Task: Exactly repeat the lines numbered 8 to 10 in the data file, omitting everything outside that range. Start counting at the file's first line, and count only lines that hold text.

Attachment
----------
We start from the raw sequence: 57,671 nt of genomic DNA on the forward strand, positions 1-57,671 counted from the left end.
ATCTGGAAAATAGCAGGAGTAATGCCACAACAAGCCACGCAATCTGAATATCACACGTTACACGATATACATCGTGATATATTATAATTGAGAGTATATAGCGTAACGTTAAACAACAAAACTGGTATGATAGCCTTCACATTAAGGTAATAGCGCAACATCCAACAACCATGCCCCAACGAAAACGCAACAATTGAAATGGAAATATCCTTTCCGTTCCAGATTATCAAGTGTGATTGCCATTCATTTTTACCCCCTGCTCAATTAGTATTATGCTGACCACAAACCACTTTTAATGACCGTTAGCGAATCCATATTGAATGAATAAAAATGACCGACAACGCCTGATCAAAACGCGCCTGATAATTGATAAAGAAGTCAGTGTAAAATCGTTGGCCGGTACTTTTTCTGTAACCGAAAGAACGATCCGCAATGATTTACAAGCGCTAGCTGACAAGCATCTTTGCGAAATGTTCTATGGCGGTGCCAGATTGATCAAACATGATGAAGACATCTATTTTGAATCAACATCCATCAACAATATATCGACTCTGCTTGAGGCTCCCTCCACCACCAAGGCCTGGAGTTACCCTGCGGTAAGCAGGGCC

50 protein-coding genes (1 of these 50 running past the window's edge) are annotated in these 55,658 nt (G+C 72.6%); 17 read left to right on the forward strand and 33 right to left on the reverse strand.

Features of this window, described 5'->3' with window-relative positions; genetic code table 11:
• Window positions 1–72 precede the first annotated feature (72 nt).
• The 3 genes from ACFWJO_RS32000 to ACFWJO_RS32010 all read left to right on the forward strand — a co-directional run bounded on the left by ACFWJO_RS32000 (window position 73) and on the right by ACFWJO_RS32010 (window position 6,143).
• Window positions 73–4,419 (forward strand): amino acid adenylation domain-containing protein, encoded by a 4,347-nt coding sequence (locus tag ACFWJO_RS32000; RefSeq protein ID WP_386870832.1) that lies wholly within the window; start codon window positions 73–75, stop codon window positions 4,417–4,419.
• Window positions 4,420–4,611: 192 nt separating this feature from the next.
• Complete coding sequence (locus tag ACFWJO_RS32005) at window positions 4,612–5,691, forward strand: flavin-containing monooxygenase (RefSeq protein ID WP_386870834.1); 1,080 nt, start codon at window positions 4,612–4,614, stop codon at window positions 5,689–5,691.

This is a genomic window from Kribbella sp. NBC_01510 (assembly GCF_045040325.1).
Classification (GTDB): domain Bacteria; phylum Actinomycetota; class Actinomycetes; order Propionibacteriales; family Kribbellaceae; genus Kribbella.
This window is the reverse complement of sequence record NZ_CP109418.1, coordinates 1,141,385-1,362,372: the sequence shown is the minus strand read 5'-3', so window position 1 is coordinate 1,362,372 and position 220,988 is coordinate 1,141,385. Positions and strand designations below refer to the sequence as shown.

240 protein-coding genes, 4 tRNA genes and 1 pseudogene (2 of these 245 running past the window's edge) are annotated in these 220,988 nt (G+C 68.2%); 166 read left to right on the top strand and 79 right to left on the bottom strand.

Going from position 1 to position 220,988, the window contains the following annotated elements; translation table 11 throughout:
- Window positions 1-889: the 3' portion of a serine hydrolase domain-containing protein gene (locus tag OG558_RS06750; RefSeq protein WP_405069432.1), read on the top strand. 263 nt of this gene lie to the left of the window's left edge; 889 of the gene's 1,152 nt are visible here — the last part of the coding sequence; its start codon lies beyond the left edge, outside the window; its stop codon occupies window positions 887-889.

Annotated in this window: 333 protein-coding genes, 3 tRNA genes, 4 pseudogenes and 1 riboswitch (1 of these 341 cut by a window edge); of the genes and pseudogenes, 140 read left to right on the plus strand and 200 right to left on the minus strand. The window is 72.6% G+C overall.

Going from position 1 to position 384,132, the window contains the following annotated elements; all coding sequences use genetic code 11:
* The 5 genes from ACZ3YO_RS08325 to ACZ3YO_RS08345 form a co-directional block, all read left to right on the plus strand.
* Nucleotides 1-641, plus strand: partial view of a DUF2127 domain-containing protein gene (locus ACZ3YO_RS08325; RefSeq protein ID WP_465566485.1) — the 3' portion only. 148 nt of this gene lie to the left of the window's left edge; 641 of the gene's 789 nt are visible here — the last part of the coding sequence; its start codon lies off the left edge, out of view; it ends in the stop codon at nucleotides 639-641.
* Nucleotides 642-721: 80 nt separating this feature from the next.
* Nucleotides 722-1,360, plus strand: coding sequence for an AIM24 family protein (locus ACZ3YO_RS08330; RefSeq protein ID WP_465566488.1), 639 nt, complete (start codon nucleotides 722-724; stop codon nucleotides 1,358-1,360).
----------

• Window positions 4,420–4,611: 192 nt separating this feature from the next.
• Complete coding sequence (locus tag ACFWJO_RS32005) at window positions 4,612–5,691, forward strand: flavin-containing monooxygenase (RefSeq protein ID WP_386870834.1); 1,080 nt, start codon at window positions 4,612–4,614, stop codon at window positions 5,689–5,691.

This is a genomic window from Kribbella sp. NBC_01510 (assembly GCF_045040325.1).